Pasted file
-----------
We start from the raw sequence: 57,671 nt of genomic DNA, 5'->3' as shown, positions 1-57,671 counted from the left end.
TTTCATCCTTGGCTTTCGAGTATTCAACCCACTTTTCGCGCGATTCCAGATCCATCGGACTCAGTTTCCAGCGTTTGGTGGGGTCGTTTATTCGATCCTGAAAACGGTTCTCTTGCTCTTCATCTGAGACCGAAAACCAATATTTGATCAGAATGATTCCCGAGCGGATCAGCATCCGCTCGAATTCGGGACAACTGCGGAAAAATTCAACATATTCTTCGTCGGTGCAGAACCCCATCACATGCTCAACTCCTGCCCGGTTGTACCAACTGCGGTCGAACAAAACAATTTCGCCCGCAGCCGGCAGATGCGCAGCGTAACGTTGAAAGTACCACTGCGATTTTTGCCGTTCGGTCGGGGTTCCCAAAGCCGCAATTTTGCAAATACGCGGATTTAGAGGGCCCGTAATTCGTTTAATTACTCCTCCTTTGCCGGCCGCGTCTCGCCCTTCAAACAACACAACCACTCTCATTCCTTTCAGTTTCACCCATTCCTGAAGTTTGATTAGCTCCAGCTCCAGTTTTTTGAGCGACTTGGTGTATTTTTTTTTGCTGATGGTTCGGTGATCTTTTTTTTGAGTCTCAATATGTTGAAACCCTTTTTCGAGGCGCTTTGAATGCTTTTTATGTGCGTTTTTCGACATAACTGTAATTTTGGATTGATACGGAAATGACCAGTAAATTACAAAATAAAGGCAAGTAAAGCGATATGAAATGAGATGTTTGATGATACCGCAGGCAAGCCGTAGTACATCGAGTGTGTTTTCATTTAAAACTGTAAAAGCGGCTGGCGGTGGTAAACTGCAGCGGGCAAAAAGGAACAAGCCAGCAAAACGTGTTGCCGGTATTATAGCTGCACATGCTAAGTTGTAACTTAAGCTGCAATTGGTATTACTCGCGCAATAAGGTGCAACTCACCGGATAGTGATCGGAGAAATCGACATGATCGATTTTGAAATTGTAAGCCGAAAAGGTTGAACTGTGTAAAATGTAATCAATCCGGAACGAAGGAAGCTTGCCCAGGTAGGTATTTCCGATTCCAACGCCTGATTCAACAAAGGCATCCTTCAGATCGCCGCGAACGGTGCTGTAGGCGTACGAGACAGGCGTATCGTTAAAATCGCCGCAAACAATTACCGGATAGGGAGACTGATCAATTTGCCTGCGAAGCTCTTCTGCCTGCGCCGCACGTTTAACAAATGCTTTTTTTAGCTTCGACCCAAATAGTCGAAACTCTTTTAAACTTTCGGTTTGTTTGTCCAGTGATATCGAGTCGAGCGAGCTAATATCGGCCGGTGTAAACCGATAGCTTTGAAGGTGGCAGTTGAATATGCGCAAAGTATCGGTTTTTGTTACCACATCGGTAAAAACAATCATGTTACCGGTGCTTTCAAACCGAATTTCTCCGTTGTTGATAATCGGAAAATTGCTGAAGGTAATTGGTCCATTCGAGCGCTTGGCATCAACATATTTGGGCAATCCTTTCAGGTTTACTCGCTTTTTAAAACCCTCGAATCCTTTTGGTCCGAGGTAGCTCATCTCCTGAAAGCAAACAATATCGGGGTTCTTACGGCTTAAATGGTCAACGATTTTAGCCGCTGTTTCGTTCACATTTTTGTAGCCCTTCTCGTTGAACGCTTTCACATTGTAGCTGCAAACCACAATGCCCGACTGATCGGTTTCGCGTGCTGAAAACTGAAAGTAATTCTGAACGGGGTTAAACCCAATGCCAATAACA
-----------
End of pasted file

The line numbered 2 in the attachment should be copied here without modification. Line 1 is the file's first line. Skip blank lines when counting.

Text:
TTTCATCCTTGGCTTTCGAGTATTCAACCCACTTTTCGCGCGATTCCAGATCCATCGGACTCAGTTTCCAGCGTTTGGTGGGGTCGTTTATTCGATCCTGAAAACGGTTCTCTTGCTCTTCATCTGAGACCGAAAACCAATATTTGATCAGAATGATTCCCGAGCGGATCAGCATCCGCTCGAATTCGGGACAACTGCGGAAAAATTCAACATATTCTTCGTCGGTGCAGAACCCCATCACATGCTCAACTCCTGCCCGGTTGTACCAACTGCGGTCGAACAAAACAATTTCGCCCGCAGCCGGCAGATGCGCAGCGTAACGTTGAAAGTACCACTGCGATTTTTGCCGTTCGGTCGGGGTTCCCAAAGCCGCAATTTTGCAAATACGCGGATTTAGAGGGCCCGTAATTCGTTTAATTACTCCTCCTTTGCCGGCCGCGTCTCGCCCTTCAAACAACACAACCACTCTCATTCCTTTCAGTTTCACCCATTCCTGAAGTTTGATTAGCTCCAGCTCCAGTTTTTTGAGCGACTTGGTGTATTTTTTTTTGCTGATGGTTCGGTGATCTTTTTTTTGAGTCTCAATATGTTGAAACCCTTTTTCGAGGCGCTTTGAATGCTTTTTATGTGCGTTTTTCGACATAACTGTAATTTTGGATTGATACGGAAATGACCAGTAAATTACAAAATAAAGGCAAGTAAAGCGATATGAAATGAGATGTTTGATGATACCGCAGGCAAGCCGTAGTACATCGAGTGTGTTTTCATTTAAAACTGTAAAAGCGGCTGGCGGTGGTAAACTGCAGCGGGCAAAAAGGAACAAGCCAGCAAAACGTGTTGCCGGTATTATAGCTGCACATGCTAAGTTGTAACTTAAGCTGCAATTGGTATTACTCGCGCAATAAGGTGCAACTCACCGGATAGTGATCGGAGAAATCGACATGATCGATTTTGAAATTGTAAGCCGAAAAGGTTGAACTGTGTAAAATGTAATCAATCCGGAACGAAGGAAGCTTGCCCAGGTAGGTATTTCCGATTCCAACGCCTGATTCAACAAAGGCATCCTTCAGATCGCCGCGAACGGTGCTGTAGGCGTACGAGACAGGCGTATCGTTAAAATCGCCGCAAACAATTACCGGATAGGGAGACTGATCAATTTGCCTGCGAAGCTCTTCTGCCTGCGCCGCACGTTTAACAAATGCTTTTTTTAGCTTCGACCCAAATAGTCGAAACTCTTTTAAACTTTCGGTTTGTTTGTCCAGTGATATCGAGTCGAGCGAGCTAATATCGGCCGGTGTAAACCGATAGCTTTGAAGGTGGCAGTTGAATATGCGCAAAGTATCGGTTTTTGTTACCACATCGGTAAAAACAATCATGTTACCGGTGCTTTCAAACCGAATTTCTCCGTTGTTGATAATCGGAAAATTGCTGAAGGTAATTGGTCCATTCGAGCGCTTGGCATCAACATATTTGGGCAATCCTTTCAGGTTTACTCGCTTTTTAAAACCCTCGAATCCTTTTGGTCCGAGGTAGCTCATCTCCTGAAAGCAAACAATATCGGGGTTCTTACGGCTTAAATGGTCAACGATTTTAGCCGCTGTTTCGTTCACATTTTTGTAGCCCTTCTCGTTGAACGCTTTCACATTGTAGCTGCAAACCACAATGCCCGACTGATCGGTTTCGCGTGCTGAAAACTGAAAGTAATTCTGAACGGGGTTAAACCCAATGCCAATAACA